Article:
This chapter reviews current strategies in the US for the control of sexually transmitted diseases (STDs) and outlines recommendations for future strategies. At present, STD control strategies are influenced by 4 basic factors: the health care system, the different levels of government, the response of medical schools, and varying media attention. The 3 tiers of government in the US have different responsibilities for STD control, necessitating a partnership at the federal, state, and local levels. In particular, state and local health officials need to cooperate to ensure an integrated STD program. Medical schools are de-emphasizing instruction in venereology, meaning that many physicians enter practice without adequated knowledge of STD diagnosis and treatment. Overall, the STD intervention program in the US is comprised of the following components: health education and promotion, disease detection, appropriate treatment, partner tracing and patient counseling, clinical services, training, and research. There is a need for epidemiologic investigations to continually estimate the population at risk, broaden the surveillance of unreported STD, re-examine program activities for more cost-effective approaches, determine key patient behaviors such as compliance with prevention, and use cost-benefit and decision analysis models for program evaluation. The US Surgeon General has designated STD as 1 of 15 priority areas for national prevention and control efforts. Target objectives for 1990 include reductions in the rates of gonorrhea (to 280/100,000), gonococcal pelvic inflammatory disease (to 60/100,000), and primary and secondary syphilis (to 7/100,000). Other 1990 objectives are the neonatal herpes rate, the nongonococcal urethritis rate, the percentage of couples using condom or barrier methods, the percentage of high school students receiving adequate STD education, and the percentage of providers able to diagnose and treat STDs. The long-term effects of sexually transmitted diseases (STD) are far worse for women than men, yet their diagnosis and treatment are not given the kind of prestige or importance in the medical-education setting that they deserve. For example, most prevention programs are directed at men, even though they are not as likely to suffer from cancer, destruction of reproduction organs or complications of pregnancy, including the threat to the unborn, resulting from an STD. It is because men are so much less effected by STD that the author claims their importance is also devalued. Other results of STD are sociological and psychological and again the effects are much more damaging for women than for men. The result of ignoring the suffering of women as a result of STD can be seen in many aspects of the medical setting. For instance, the symptoms of STD for women are often poorly defined or very similar to other diseases. The article goes into great detail about the unique effects to women from neisseria gonorrhoea, chlamydia, herpes simplex, trichomonas vaginalis, and condylomta acuminatum. In every case, if left undiagnosed or even worse, misdiagnosed, the complications are far worse for women than for men. The symbolic importance of STD are covered providing support for the differential sociological effect of STD on women. Suggestion to the health care profession about the effects of this differential treatment on patients and their treatment as well as on medical education are also addressed. This paper reviews specific types of sexually tranmitted diseases (STDs) control laws--reporting; screening, contact tracing, and treatment--in the context of a community's social and economic situation. It is noted that reporting laws can serve statistical goals or more direct objectives of disease control, and legislation should reflect this distinction. Whenever there is a choice, legislation should enable authorities to offer positive services. Law is an effective device in the control of STDs to the extent that it is part of a comprehensive prevention, diagnosis, treatment, and management strategy. Based on these considerations, a basic plan for the legal control of STDs is outlined. In Phase 1, enabling legislation stating the basic purposes, authority and limitations of public health efforts to control STDs should be enacted, and epidemiologic studies aimed at determining the incidence and prevalence of STDs in each sector of the population should be authorized. Phase II includes the establishment of public clinics, STD specialists, physician extender programs, and appropriate licensing legislation. Reporting of STDs by all professionals and paraprofessionals diagnosing or treating STDs should be required, with a particular emphasis on the reporting of STDs in children. This phase should also authorize contact tracing and health hold orders based on reasonable epidemiologic suspicion of STD exposure. In Phase III, phsicial examinations on an involuntary basis for confined cases should be authorized, as should screening of epidemiologically documented high-risk groups. Finally, if prevalence statistics indicate a need, large-scale screening to issuance of identity cards should be considered. In the US, an estimated 2 million cases of gonorrhea occur a year. There was 72.799 cases of syphilis in 1981, Chlamydia trachomatous is widespread, genital herpes affects 500,000 to 1 million people per year, and pelvic inflammatory disease (PID) afflicts more than 850,000 women annually, which makes it among the most frequent sexually transmitted diseases (STDs). The victims of hepatitis A and hepatitis B are usually homosexual men. Treatment is available for most of these diseases, although it can be expensive. Health promotion targeted at teenagers and cultural groups can be effective, since premarital sex rose from 30% of women aged 15-19 in 1971 to 50% by 1979. Counseling on STDs is vital, but moral and social prophylaxis has also brought results in China as it did during World War II in the US. The condom or other barrier methods failed to protect 9% of women among 52,000 STD clinic attenders during 1977 and 1980, while 21% of nonusers were infected with gonorrhea. Spermicides, antiseptics, and antibiotic solutions also proved effective against infections. Systemic prophylaxis including arsenicals, bismuth, sulfathiazole, benzathine penicillin G, oral doxycycline, and broad spectrum antibiotics have been used as treatment for syphilis and gonorrhea. IUDs have been implicated in PID. The hepatitis B vaccine proved potent, but the gonococcal vaccine failed. Vaccines for group B streptococcal infections, genital herpes, and cytomegalovirus (CMV) are under study. STDs can cause disease, disability, and death to the fetus, thus careful history taking and aggressive use of caesareans is advised in women with STDs. Screening contact tracing, and mass treatment can allow early detection and elimination of STDs. Infectious syphilis among prostitutes and farm workers decreased by 51.3 and 26.8%, respectively, in California in the early 1970s as a result of mass treatment. Vaccines and rapid diagnostic tests can bring STDs under control and eventually eliminate them. This review considers all prominent infections associated with pregnancy, delivery, and the postpartum, explores theories of modes of infection of various tissues involved and organisms responsible, and ends with a section on each of the usual sexually transmitted diseases (STDs) in pregnancy in terms of epidemiology, clinical findings, pathogenesis, diagnosis, transmission, management and treatment for each. In pregnancy the woman's immune system is suppressed, and her anatomical relationships change so as to alter susceptibility to infections: disease-host relationships respond in a species specific manner detailed here. Generally young primiparas have more serious disease because of primary infection. Fetal and intrauterine infections, such as chorioamnionitis, may involve syphilis, cytomegalovirus and herpes as well as Group B strep, enteric and anaerobic organisms or polyinfections, are an important risk factor for prematurity miscarriage, and prolonged rupture of membranes. Possibly bacterial products activate the prostaglandin pathway initiating preterm labor. Postpartum endometritis and sepsis may also be caused by typical STD organisms, as well as vaginal, enteric or nosocomial organisms. Chlamydia is an unappreciated cause of puerperal infections. Systemic gonorrhea should be treated prophylactically in neonates at risk. Group B streptococcus should be considered a STD in this context. Several genital mycoplasmas are responsible for puerperal fever; several vaginal anaerobes are probably associated with neonatal sepsis. Cytomegalovirus is the most common cause of congenital viral infection of the fetus and the greatest infectious cause of mental retardation, yet is usually asymptomatic in both mothers and neonates. Obstetric complications of prenatal STD infection is a field needing intense research. This document contains a rationale and plan for managing sexually transmitted diseases (STDs) in basic health services of developing countries. Such services typically offer care to 80-90% of the population in the rural areas through staffs of paramedical and auxiliary workers. Although STDs are receiving higher priority than previously, control programs for them must be practical and economical considering the meager resources available for all types of health care. STDs in developing countries differ from their counterparts in developed countries in being more frequent, more likely to involve genital ulcers, and more likely to lead to complications, which may be severe. A realistic aim of STD control programs is to reduce the incidence of complications, such as pelvic inflammatory disease (PID), urethral stricture, sterility, opthalmia, neonatorum, and congenital syphilis. The 1st steps in such a program should be good management of patients and their contacts, case-finding for syphilis in antenatals, screening and case-finding for gonorrhea in high risk groups, and systematic prophylaxis for opthalmia neonatorum. A realistic approach for basic health services is a problem oriented one following flow charts. The management of urethral discharge, vaginal discharge, PID, and genital ulcers following such principles is described, including general considerations for each type of condition, suggested and alternative strategies, local background information needed to tailor a progam and treatment protocol, and suggestions for health centers with and without laboratory facilities. Examples of procedures, incidence of diseases within the caseload, and results from some STD control programs in basic health services of developing countries are provided. The etiology, differential diagnosis, and treatment of female infertility are discussed. Emphasis is given to the role of sexually transmitted diseases (STD), specifically those caused by gonococci, chlamydia, and mycoplasmas, in infertility. The effects of STD on 5 sites--vagina, cervix, endometrium, tubal and peritubal area, and ovary--are delineated. STD play an especially important role in the development of acute tubal and peritubal disease and subsequent infertility. The primary acute infection is believed to be a mucosal or epithelial process, spreading from the cervix to endometrium and then to the endosalpinx. About 50% of couples with tubal infertility have no previous history of pelvic inflammatory disease (PID). However, significant and permanent tubal disease is suspected to result from subclinical salpingitis. IUDs may contribute to this form of salpingitis. Genital mycoplasmas are thought to play a minor role in tubal infertility relative to gonococcal or chlamydial infections. Later age at marriage and delayed childbearing make it likely that the peak incidence of recognized infertility in women will be delayed beyond the peak incidence of STD. The differentiation of tubal infertility from infertility of other causes is complicated by infertility's multifactorial etiology. Determination of whether tubal or peritubal disease was caused by a STD or other organisms or is the result of an infection secondary to an IUD is considered to be of little value in determining an individual patient's prognosis after treatment. The major clinical classifications of infertility are outlined, and the diagnostic procedures and usual etiologies and therapies for each are presented. Ovulatory factors are assumed to account for 20-30% of infertility, male factors for 30-40%, cervical factors for 5-15%, and tubal factors for another 15%.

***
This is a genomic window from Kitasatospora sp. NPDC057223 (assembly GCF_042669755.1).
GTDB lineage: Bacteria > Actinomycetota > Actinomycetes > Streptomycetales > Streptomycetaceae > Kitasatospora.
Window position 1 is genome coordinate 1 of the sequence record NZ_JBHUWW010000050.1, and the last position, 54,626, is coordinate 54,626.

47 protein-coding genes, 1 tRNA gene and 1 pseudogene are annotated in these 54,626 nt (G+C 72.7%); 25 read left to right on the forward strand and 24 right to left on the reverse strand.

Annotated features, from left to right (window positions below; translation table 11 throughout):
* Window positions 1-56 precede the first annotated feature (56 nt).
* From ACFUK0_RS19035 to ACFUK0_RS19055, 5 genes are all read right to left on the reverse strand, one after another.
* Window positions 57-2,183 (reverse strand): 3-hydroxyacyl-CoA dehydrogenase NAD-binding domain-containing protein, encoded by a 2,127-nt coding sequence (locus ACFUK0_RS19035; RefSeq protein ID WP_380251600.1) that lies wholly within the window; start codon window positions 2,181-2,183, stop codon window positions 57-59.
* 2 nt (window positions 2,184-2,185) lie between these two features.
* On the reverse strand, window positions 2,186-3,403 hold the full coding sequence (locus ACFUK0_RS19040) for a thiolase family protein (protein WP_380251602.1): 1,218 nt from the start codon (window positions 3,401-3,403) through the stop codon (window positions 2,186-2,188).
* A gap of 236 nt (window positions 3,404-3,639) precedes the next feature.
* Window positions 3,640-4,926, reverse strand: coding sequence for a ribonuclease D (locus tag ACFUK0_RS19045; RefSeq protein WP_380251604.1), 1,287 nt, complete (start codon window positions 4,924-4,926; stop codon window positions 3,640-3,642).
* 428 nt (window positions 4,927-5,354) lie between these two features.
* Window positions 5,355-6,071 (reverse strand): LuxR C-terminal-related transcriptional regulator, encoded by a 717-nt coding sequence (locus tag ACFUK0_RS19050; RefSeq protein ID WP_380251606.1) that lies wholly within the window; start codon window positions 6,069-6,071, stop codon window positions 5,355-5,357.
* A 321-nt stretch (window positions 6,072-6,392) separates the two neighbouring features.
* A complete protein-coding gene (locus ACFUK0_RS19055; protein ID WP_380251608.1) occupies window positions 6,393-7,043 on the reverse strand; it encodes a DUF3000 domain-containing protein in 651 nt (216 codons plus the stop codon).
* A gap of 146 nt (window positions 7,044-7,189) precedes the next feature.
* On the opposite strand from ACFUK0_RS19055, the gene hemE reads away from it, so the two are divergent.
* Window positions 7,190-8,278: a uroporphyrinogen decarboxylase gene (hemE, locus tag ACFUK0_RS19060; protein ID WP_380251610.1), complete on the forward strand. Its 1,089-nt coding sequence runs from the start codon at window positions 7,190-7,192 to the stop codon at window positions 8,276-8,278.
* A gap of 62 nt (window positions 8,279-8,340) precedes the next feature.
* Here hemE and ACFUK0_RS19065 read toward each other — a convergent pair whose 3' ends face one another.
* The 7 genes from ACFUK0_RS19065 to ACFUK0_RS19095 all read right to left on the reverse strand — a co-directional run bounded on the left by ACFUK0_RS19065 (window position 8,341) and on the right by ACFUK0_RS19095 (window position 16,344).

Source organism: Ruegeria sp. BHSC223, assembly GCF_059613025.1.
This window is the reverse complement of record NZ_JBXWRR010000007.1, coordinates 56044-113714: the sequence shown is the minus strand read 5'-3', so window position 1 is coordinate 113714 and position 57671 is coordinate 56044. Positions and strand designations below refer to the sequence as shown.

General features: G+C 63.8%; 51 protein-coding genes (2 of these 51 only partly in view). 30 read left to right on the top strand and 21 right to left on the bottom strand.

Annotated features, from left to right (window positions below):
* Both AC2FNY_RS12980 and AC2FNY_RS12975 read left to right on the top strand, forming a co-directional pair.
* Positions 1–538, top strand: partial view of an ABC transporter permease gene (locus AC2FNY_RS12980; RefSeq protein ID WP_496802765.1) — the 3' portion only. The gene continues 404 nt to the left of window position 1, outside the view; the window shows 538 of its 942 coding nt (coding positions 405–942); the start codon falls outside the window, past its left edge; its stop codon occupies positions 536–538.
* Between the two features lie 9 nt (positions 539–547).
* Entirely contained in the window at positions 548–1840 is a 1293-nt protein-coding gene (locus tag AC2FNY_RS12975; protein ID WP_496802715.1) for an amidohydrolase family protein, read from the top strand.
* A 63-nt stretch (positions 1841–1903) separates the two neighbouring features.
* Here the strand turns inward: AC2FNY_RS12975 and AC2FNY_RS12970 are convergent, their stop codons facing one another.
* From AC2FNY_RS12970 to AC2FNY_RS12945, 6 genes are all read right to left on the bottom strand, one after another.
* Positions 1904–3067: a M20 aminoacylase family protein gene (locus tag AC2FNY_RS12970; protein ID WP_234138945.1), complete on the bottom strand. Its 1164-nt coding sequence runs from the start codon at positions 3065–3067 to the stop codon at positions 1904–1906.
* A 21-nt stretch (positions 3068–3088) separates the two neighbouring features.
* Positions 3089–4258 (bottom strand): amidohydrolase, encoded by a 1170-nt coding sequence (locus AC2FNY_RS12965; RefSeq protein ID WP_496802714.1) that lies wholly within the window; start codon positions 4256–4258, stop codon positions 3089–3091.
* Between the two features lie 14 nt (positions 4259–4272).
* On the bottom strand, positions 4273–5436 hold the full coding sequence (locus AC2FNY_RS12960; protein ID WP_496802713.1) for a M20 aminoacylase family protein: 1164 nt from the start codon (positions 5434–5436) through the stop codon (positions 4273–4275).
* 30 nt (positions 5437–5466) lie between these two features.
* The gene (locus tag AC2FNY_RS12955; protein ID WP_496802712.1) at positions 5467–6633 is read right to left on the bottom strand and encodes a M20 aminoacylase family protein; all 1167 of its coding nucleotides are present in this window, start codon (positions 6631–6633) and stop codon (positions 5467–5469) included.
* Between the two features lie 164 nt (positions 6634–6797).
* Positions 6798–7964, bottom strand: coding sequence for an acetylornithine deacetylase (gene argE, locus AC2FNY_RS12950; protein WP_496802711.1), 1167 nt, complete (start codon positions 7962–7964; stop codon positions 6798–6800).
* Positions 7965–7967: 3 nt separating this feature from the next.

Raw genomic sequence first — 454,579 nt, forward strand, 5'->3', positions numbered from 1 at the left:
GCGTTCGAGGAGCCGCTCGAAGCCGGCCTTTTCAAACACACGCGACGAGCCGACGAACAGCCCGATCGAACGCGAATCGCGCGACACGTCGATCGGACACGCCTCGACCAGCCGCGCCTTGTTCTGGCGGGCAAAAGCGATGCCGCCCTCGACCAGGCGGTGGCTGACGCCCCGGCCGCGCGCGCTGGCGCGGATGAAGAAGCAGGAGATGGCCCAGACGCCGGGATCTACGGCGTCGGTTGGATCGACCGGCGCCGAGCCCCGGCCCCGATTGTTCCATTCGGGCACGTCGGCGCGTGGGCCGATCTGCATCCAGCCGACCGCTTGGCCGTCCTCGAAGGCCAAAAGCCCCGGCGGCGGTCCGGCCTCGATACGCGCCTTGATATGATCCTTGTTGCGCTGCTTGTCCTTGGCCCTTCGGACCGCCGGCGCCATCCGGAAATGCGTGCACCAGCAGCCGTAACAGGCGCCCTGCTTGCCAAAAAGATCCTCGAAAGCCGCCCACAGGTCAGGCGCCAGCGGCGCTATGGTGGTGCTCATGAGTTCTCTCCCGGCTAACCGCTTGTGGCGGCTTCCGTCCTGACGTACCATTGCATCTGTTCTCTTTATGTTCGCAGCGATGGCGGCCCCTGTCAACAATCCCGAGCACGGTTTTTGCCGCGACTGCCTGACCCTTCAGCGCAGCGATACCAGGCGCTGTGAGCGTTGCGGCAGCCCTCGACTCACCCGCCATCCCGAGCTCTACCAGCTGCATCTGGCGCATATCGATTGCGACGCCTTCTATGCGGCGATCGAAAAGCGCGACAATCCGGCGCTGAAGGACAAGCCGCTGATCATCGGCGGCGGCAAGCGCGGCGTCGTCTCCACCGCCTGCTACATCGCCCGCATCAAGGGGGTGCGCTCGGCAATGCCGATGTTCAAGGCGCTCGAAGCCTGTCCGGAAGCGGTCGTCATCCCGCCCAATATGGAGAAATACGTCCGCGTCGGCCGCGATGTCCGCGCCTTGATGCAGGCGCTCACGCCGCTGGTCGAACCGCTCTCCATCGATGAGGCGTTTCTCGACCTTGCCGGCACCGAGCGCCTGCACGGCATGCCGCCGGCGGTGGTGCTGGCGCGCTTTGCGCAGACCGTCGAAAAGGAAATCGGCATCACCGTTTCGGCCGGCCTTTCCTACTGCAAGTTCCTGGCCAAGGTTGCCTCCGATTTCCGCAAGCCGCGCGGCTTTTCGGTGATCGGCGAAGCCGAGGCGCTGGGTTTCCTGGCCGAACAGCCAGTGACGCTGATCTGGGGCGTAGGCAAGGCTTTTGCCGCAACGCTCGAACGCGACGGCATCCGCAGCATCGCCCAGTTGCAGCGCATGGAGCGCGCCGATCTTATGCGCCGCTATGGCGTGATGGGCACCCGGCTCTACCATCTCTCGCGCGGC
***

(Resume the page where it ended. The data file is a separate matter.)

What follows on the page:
Includes bibliographical references and index.